The Women’s Law Project, a Philadelphia-based advocacy organization, has filed complaints with the Office for Civil Rights of the U.S. Department of Education against nine of 14 members of the Pennsylvania State System of Higher Education (PSSHE), claiming that the colleges have discriminated against female athletes.
The schools are Bloomsburg University, Cheyney University of Pennsylvania, Clarion University, Indiana University of Pennsylvania, Kutztown University, Lock Haven University, Mansfield University, Millersville University, and Shippensburg University.
“There is no excuse for the athletic disparities at these PSSHE member universities,” wrote Women’s Law Project managing attorney Terry Fromson in a letter to counsel for PSSHE. “Despite the fact that Title IX has obligated them to achieve gender equality for more than four decades, these universities have not undertaken genuine efforts to increase opportunities for or satisfy the athletic interests of their female students. It is time for PSSHE as a whole to undertake appropriate and ongoing measures to effectively and promptly address the inequities in their athletic programs.”
Title IX of the Education Amendments of 1972 requires
universities to demonstrate that they are providing female students equal athletic opportunity, financial assistance, and recruiting support relative to their full-time enrollment. The schools must show “continuing practice of increasing athletic opportunities for women.” The complaints are based on public records.
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In response, PSSHE spokesperson Kenn Marshall stopped short of claiming that there is gender equity at the schools, and instead focused on efforts made toward such equity.
From an email Marshall sent to Rewire:
Despite being faced with changing demographics in the state — which have resulted in relatively flat or even declining enrollments across the System — as well as significant, long-term financial challenges, all of the institutions have made progress toward achieving gender equity in the area of athletic participation.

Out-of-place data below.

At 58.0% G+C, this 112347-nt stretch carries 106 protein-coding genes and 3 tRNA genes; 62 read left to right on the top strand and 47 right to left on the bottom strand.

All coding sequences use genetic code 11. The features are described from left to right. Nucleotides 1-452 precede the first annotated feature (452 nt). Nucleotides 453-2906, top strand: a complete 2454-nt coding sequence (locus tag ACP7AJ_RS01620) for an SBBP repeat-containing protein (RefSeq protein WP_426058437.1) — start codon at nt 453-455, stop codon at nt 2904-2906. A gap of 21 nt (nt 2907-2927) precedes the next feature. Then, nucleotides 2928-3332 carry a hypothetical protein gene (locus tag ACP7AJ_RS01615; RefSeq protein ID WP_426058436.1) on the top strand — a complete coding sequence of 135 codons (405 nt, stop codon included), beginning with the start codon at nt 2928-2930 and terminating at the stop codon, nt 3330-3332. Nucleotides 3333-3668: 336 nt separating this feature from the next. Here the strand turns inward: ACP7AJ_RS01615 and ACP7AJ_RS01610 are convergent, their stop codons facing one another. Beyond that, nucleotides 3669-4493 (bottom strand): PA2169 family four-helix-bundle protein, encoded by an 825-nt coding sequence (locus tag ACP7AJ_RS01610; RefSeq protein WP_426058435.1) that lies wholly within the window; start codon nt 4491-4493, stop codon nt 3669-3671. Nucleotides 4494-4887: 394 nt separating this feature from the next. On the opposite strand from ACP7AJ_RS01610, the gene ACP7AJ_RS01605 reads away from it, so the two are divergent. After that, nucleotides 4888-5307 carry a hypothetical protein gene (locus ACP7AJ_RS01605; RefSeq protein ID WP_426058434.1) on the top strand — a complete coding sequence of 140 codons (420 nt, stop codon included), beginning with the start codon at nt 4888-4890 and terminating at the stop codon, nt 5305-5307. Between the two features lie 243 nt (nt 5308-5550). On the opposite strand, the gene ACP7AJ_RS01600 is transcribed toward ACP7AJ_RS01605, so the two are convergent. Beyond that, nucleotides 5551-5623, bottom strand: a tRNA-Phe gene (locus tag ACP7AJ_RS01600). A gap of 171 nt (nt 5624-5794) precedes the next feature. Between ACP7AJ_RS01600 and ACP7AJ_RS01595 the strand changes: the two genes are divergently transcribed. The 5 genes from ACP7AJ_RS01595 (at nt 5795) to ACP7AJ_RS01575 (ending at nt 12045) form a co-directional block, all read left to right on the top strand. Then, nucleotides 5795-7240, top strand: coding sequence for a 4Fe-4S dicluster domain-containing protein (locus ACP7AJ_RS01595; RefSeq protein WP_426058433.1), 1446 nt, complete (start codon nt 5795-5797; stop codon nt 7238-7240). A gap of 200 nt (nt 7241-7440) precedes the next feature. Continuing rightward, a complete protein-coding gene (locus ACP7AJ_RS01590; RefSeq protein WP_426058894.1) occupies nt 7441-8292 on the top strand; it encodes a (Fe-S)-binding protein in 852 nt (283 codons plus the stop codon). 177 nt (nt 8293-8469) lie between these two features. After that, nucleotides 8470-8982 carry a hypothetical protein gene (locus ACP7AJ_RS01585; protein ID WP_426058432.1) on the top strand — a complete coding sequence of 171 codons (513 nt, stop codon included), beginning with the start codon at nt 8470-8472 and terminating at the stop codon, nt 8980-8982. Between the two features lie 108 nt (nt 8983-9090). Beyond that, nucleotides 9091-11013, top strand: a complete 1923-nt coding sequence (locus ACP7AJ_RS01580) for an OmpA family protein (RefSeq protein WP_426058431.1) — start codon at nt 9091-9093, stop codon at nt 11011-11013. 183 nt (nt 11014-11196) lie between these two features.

The Women’s Law Project (WLP) calculated the number of missed opportunities at each school, meaning the number of individual female athletes needed to achieve parity relevant to enrollment numbers. Bloomsburg University, for example, would have to “add 182 additional athletic opportunities for women in order to provide athletic opportunities substantially proportionate to enrollment.”
WLP also noted specific missed opportunities to increase women’s participation in varsity sports, such as at Bloomsburg; the university hosts a women’s volleyball club, but it is not classified as a varsity sport, even though Pennsylvania State Athletic Conference (PSAC) sponsors women’s volleyball. The same argument was made for equestrian and rugby at the school.
“There’s an array of benefits that flow to the students along with varsity status that you would not get at all, or to that extent, with just club status,” Susan Frietsche, senior attorney at WLP, told Rewire. “Instead of having to buy your own uniforms, that’s part of your budget. You get coaching, you get trainers, you get help scheduling your classes so that they don’t conflict with your game, you get field time, you get locker rooms, you get publicity, you get staff to arrange your competition schedule, you get … official school recognition, and you get scholarships.”
At issue is not just participation, but financial investment. From the complaint:
In 2012-13, Bloomsburg spent $28,146 on men’s recruitment and only $14,160 on women’s recruitment; women were allocated only 33% of the recruiting budget even though they account for 40.75 percent of the athletic population and 56.41percent of the full-time undergraduate population.
Collectively, WLP identified more than 900 missed athletic opportunities for women at the nine colleges.
The WLP’s letter to counsel for PSSHE outlined the reason for the group’s efforts:
Young women at all of the system universities deserve to be treated equally and to receive the benefits long accorded to their male counterparts in the athletic arena. These benefits include better health now and throughout life; improved self-esteem and self-confidence; a reduced likelihood of depression, drug or alcohol abuse and eating disorders; better grades; heightened leadership skills; and greater professional success in the workplace.
The letter also notes that filing the complaints “should come as no surprise,” given that three PSSHE members named in the current complaints, including Indiana University, have
been successfully sued over Title IX violations in federal court over the past three decades.
The cases come at an interesting time: The Pennsylvania legislature is currently considering repealing parts of the Equity in Interscholastic Athletics Disclosure Bill. Passed in 2012, the law requires Pennsylvania public high schools to submit an annual report
to the state Department of Education demonstrating they have met the requirements of Title IX.
The new bill, HB 1734, would partially and then fully repeal the Equity in Interscholastic Athletics Disclosure Bill, making it harder for communities to assess gender discrimination in high school sports.
HB 1734 was introduced by Rep. Donna Oberlander (R-Clarion/Armstrong). In her co-sponsorship memo, Oberlander stated that the reporting requirements were “time-consuming and burdensome.”